1. They did not change the date. We did.

Today across Orthodox traditions worldwide, Christians are celebrating Christmas –including Ethiopians. These churches continue to follow the Julian calendar, while the rest of us out west switched to the Gregorian calendar in the 16th century.1

  1. It is not a celebration of the Epiphany.

While the 12 days of Christmas, for those of us on the Gregorian schedule, culminated yesterday with the arrival of the wise men, the timing is coincidental. Ethiopians will celebrate the Epiphany, called Timket, in another 12 days. (And due to an oddity with leap year, it will be on January 20 in 2016).2

  1. Frankincense is in the air.

Skip the chestnuts roasting on an open fire, and inhale the sweet perfumes of frankincense instead. It is burning quietly in many homes today, while families roast coffee beans and snack on popcorn.

Not only is frankincense plentiful in Ethiopia, but the horn of Africa is one of the only places in the world where it can be found.3 Legends vary on whether there were three wise men or merely three gifts, but many attribute at least one of the pilgrims—the one later coined Balthasar—as traveling from Ethiopia.4

  1. Jesus is the reason for the season.

Gift-giving is a modest exchange, without the confusion of Santa Claus, St. Nicholas, or Father Christmas. Want to treat your Ethiopian host to a fine gift? Present them with a freshly slaughtered chicken or lamb.

  1. There is no ham on the Christmas dinner table. 

Like those who keep kosher, Ethiopian Orthodox Christians respect the Old Testament rules against consuming unclean animals, including pork.5 My personal interpretation for this splinter from other Christian traditions is because Ethiopians were Jewish before they were Christian (see my earlier article on the Queen of Sheba) that they interpret Paul’s letters to gentiles in a different manner.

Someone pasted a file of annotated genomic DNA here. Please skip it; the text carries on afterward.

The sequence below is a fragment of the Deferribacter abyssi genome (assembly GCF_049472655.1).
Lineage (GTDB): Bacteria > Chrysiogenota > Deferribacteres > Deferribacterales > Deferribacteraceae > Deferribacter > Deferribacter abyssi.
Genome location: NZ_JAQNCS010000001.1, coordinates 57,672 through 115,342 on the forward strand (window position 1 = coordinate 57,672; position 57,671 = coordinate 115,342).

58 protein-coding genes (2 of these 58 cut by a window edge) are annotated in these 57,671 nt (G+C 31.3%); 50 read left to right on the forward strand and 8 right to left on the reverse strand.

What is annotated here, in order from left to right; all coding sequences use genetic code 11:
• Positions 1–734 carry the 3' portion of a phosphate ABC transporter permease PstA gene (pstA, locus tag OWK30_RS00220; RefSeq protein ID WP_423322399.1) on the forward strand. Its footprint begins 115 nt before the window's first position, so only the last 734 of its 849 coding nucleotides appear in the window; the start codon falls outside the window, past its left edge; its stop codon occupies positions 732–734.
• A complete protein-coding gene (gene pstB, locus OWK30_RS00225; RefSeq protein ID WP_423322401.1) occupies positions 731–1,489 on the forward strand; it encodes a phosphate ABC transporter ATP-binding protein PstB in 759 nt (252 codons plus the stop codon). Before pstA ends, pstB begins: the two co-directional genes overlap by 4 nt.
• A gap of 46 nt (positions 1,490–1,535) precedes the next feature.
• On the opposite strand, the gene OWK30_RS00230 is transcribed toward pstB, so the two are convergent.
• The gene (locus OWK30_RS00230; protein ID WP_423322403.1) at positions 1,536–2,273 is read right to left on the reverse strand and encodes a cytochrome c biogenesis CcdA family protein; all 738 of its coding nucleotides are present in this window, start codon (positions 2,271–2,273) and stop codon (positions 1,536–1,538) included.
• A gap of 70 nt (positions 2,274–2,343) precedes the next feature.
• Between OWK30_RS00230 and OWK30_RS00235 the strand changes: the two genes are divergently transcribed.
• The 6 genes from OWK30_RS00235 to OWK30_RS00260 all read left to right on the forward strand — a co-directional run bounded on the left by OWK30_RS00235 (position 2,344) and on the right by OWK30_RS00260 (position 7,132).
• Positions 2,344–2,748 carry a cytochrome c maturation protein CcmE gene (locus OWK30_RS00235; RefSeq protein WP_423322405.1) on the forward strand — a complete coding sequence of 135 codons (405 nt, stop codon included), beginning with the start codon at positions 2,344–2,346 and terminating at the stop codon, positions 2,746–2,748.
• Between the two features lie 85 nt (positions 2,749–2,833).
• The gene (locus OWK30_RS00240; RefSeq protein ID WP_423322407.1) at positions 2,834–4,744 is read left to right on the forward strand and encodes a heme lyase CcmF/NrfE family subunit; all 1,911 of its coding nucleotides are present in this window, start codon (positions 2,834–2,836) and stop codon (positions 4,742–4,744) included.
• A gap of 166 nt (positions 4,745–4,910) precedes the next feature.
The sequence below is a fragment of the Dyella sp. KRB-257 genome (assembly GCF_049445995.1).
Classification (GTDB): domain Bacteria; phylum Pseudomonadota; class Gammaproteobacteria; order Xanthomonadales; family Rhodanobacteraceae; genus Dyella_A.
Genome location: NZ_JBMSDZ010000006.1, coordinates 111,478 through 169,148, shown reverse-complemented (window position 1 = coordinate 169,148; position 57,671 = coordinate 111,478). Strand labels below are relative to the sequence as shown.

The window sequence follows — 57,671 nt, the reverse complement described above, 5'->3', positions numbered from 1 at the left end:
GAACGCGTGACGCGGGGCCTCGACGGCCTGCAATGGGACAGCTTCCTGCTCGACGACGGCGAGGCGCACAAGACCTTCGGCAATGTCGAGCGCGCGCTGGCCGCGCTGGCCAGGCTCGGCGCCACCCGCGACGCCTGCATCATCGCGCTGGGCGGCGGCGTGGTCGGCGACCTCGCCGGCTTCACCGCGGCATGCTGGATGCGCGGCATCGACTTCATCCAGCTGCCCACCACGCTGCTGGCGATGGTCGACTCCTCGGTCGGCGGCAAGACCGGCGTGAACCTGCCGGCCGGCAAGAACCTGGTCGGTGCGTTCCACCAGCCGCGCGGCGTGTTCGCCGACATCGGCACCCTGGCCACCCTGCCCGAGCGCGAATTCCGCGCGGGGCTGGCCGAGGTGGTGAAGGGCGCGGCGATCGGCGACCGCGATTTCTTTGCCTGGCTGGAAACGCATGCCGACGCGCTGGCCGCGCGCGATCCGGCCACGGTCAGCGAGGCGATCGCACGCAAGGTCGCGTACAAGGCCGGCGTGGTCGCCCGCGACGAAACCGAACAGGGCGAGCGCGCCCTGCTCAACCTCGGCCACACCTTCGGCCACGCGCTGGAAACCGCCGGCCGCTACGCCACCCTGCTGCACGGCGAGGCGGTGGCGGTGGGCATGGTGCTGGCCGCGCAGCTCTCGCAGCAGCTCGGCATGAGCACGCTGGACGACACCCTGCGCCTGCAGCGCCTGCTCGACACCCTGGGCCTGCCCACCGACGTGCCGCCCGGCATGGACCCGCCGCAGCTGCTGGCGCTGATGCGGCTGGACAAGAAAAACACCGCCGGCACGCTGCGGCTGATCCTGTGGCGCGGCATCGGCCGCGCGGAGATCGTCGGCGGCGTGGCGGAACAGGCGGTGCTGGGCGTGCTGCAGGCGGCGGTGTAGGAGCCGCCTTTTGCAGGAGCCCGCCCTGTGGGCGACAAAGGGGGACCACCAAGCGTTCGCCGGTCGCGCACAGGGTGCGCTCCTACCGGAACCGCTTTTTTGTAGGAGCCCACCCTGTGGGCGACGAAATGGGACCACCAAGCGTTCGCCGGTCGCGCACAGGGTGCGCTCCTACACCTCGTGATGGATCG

* My thin thesis ends here, however, although I welcome my friends and theological scholars who are reading this to elaborate in the comments.

  1. Cutting a chicken into 12 pieces symbolizes the 12 apostles.

A hearty chicken stew called Doro Wot is the traditional Christmas feast. It is created from a mound of diced onions, a gob of clarified butter, and a heap of berbere spice, which simmers together on the stove for hours together with a carefully carved chicken to symbolize the 12 apostles. The stew is accompanied by 12 hard-boiled eggs—which somehow represents eternity.6

  1. Ethiopians imbibe homemade honey-wine, called tej.

Grape-growing is a bit finicky in the horn of Africa, so it is much more common to brew up a batch of wine from honey. Prohibition never existed here.

  1. All of this feasting had been preceded by a 40-day fast.

Just as Roman Catholics make sacrifices during Lent, including abstaining from meat on certain days, those strictly following the Ethiopian Orthodox tradition abstain from both meat and dairy in the 40 days before the holiday.

* It is hard to accomplish this in the States, with Thanksgiving and “the other” Christmas falling during the fasting period. I believe in best efforts!

  1. We all share the tradition of celebrating with family, and with mass.

No matter the date, and no matter the details, Christmas is a day to share with friends and family in celebration of the birth of Jesus.

Ethiopian Orthodox Mass at Lalibela

An Ethiopian Orthodox ceremony in anticipation of the coming Jesus. Advent, shortly before Christmas on January 7, 2014.

  1. Melkam Gena! 

That is how we say, “Merry Christmas,” in Amharic!

[1] Ramzy, “The Glorious Feast of Nativity: 7 January? 29 Kiahk? 25 December?”.

[2] Timket Festival 2016

[3] Kent Bush, Wicket Local Rehoboth, “What do you know about your nativity scene?” 24 Dec 2015.

[4] Henry Louis Gates, Jr., The Root, “The First Black Man to see baby Jesus: 100 Amazing Facts about the Negro: What do we really know about Balthasar’s origins” 22 Dec 2014.

[5] Opposing Views, “Orthodox & Pork”.

[6] “No Turkey Here! Inside the top 10 must-try Christmas party dishes from around Africa”.


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About Ashley Alemayehu

Ashley grew up in Wichita Falls, Texas. She studied the liberal arts and law, and enjoys writing, painting and cooking. She is married into an Ethiopian family and dedicates this blog to sharing their story.


Culture, Religion